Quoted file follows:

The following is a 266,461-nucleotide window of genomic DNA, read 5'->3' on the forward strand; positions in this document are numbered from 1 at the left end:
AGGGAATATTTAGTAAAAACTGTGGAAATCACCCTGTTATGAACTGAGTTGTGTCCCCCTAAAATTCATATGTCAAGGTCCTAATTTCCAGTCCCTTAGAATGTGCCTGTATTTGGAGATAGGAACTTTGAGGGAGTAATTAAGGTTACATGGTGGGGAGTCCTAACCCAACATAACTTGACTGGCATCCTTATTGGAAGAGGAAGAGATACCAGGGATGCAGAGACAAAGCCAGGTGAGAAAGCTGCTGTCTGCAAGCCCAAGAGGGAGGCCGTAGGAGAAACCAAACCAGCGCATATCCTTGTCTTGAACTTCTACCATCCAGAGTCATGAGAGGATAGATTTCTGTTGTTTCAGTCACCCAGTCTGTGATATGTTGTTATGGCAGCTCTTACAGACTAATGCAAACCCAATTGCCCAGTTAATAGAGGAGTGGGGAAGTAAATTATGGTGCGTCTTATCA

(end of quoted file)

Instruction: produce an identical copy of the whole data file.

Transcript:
The following is a 266,461-nucleotide window of genomic DNA, read 5'->3' on the forward strand; positions in this document are numbered from 1 at the left end:
AGGGAATATTTAGTAAAAACTGTGGAAATCACCCTGTTATGAACTGAGTTGTGTCCCCCTAAAATTCATATGTCAAGGTCCTAATTTCCAGTCCCTTAGAATGTGCCTGTATTTGGAGATAGGAACTTTGAGGGAGTAATTAAGGTTACATGGTGGGGAGTCCTAACCCAACATAACTTGACTGGCATCCTTATTGGAAGAGGAAGAGATACCAGGGATGCAGAGACAAAGCCAGGTGAGAAAGCTGCTGTCTGCAAGCCCAAGAGGGAGGCCGTAGGAGAAACCAAACCAGCGCATATCCTTGTCTTGAACTTCTACCATCCAGAGTCATGAGAGGATAGATTTCTGTTGTTTCAGTCACCCAGTCTGTGATATGTTGTTATGGCAGCTCTTACAGACTAATGCAAACCCAATTGCCCAGTTAATAGAGGAGTGGGGAAGTAAATTATGGTGCGTCTTATCA